In his battle to convince people of the urgency of the climate crisis, former US Vice President Al Gore can rely on one ally that trumps all others: Mother Nature.
The record-setting hurricanes, blistering wildfires – even swarms of locusts and mice – featured on nightly news bulletins over the last 18 months have propelled the realities of a changing climate onto televisions screens and into daily life. This is playing a dominant role in compelling politicians and business leaders to start taking decisive action on climate change, Gore says.
“It's like a nature hike through the Book of Revelation,” Gore tells Bloomberg TV’s Francine Lacqua in an episode of Leaders with Lacqua Goes Green. “In many places, we've had these biblical-scale downpours and floods and mudslides and refugees – and people are seeing this on the news.”
“We've seen and heard the increasingly frequent and increasingly harmful impacts of the climate crisis,” he says. “That's happened all over the world and I think that's gotten people's attention.”
As the UN Climate Change Conference COP 26 approaches, and more companies and countries pledge to reduce greenhouse gas emissions, interest in developing solutions to avert the threat of the climate crisis is surging among the public and private sectors.
That climate change is one of the gravest and most complex risks society faces today is something Belinda Bates, Senior Risk Consultant, Climate Change at Zurich Insurance Group (Zurich), knows only too well.
“As an insurer, Zurich is on the frontline of climate change,” says Bates. “We’re seeing first-hand the impact it’s having on the operations of our customers and the future risks it poses to society if no action is taken to counter it.”
Bates is part of Zurich’s Climate Change Resilience Services (CCRS), which supports commercial customers in building resilience against the impacts of climate change from factories flooding to supply chains breaking down.
Launched in 2020 and now part of Zurich Resilience Solutions, CCRS aims to provide customers with tailored insights and solutions to help them identify, assess, mitigate and adapt to evolving climate change risks, such as extreme weather events. The services CCRS provides are increasingly in demand.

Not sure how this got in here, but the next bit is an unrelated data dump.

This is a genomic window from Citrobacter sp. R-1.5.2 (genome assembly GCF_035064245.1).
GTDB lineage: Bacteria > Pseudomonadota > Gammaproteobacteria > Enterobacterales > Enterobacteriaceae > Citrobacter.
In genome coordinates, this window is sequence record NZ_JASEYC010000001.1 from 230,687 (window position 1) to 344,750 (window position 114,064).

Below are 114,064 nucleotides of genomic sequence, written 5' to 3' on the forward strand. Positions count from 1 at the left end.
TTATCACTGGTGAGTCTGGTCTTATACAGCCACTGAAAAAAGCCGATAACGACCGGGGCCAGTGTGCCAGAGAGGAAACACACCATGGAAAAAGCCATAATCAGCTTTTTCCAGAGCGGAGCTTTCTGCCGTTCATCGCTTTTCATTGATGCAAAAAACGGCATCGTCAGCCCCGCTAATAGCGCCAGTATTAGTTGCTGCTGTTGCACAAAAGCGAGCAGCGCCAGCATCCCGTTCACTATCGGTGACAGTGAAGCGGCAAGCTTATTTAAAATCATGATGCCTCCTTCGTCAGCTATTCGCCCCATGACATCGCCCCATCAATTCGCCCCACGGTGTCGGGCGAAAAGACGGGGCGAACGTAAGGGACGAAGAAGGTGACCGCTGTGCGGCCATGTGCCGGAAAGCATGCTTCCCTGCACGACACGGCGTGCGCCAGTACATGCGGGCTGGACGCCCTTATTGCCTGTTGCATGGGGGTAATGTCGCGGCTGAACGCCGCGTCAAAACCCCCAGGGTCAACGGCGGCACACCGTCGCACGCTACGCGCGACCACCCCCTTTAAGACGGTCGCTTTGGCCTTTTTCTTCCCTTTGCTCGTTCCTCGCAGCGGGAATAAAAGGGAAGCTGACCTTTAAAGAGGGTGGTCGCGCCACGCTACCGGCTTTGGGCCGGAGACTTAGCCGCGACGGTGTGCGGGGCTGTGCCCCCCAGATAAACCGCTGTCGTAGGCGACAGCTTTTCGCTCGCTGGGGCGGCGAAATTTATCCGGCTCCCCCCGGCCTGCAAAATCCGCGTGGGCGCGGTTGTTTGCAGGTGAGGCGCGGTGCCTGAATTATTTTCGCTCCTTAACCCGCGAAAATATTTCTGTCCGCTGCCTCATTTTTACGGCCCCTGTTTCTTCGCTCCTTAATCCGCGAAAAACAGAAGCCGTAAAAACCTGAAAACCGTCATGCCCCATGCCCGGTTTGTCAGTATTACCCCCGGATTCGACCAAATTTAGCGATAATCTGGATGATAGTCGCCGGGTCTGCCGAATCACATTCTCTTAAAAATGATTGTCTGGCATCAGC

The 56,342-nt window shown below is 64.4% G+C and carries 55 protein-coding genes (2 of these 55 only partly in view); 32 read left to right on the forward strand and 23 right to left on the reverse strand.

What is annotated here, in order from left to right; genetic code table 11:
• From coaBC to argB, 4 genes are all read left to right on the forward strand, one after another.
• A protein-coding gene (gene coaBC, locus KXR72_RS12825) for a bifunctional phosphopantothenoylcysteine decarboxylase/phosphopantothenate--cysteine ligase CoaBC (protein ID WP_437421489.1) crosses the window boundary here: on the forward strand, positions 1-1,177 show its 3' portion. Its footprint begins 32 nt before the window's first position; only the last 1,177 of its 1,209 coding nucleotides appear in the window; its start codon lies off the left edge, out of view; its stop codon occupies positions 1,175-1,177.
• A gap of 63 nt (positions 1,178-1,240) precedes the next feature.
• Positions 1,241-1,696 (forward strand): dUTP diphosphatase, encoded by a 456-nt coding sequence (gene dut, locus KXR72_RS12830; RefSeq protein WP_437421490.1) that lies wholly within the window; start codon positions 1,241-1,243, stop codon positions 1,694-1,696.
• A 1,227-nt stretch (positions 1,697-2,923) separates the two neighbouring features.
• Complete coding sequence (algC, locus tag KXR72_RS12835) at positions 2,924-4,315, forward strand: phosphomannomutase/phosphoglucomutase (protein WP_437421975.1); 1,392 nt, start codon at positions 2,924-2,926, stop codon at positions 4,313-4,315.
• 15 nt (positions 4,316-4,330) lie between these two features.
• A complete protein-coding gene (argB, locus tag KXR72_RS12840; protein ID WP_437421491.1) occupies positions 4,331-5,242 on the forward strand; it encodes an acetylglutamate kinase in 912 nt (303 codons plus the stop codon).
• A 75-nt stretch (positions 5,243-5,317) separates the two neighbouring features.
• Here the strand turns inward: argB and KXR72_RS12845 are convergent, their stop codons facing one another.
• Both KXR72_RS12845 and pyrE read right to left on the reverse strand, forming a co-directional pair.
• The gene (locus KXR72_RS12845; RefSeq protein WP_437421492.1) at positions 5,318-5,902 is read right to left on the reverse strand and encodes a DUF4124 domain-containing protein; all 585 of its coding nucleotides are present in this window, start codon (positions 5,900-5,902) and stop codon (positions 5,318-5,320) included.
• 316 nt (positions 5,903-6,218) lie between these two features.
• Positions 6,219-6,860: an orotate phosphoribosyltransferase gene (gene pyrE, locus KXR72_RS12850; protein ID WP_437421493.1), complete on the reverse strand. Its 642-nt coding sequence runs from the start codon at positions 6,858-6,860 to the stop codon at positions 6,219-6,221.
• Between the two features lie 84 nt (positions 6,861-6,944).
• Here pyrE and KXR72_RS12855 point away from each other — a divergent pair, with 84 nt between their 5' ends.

“More and more customers are requesting our expertise and solutions to help them effectively navigate this evolving risk landscape,” Bates adds.
CCRS also reflects a broader shift in the role insurers play in society, a role that extends beyond traditional risk transfer to include offering services that help reduce or eliminate risk in the first place. And that includes the risk of climate change.
“Our customers and their communities want to avoid the disruption and losses caused by climate change-related events – and so do we,” explains Linda Freiner, Group Head of Sustainability at Zurich. “It’s part of the reason why Zurich has a long-standing commitment to tackling climate change across our business in a transparent and accountable way.”
Zurich is committed to using every lever at its disposal - investments, operations, and products and services – to support a future in which global temperature rise is limited to 1.5°C, as envisaged by the 2015 Paris Agreement.
In March 2020, Zurich announced interim targets to cut the carbon intensity of certain investments in its portfolio and said it would use its influence as investor and insurer to urge investee companies and customers to set their own targets. These commitments augment Zurich’s existing sustainability credentials: its operations have been climate neutral since 2014 and it was a founding member of the UN Net-Zero Asset Owner Alliance in 2019. Zurich was also named insurance industry leader in the 2020 Dow Jones Sustainability Index (DJSI), which ranks companies based on their sustainability performance.
The growing need to avert the threat of climate change is fueling a “sustainability revolution”, Al Gore says, comparable in magnitude to the industrial revolution of the 18th and 19th centuries.
Whether by driving electric cars or generating renewable energy, cutting emissions with new technologies requires innovative insurance products to help manage risk. Zurich is stepping up to aid the transition to a net-zero emissions economy by developing sustainable insurance solutions, for example, providing coverage for electric vehicles and rewarding retail customers for using their cars less frequently.
Some 15 years have elapsed since Gore drew attention to global warming in the Oscar-winning documentary film An Inconvenient Truth, and even more time has passed since he held some of the first congressional hearings on climate change in the U.S. in the 1970s. Though damage has been done, he believes it’s not too late to take action on climate change and avoid the most catastrophic harm.
“I'm actually very optimistic that we are finally crossing the political tipping point right now,” says Gore. “We have a long way to go but we're gaining momentum and I'm more optimistic today than I've ever been.”
Further information: Read more about Zurich’s climate commitment.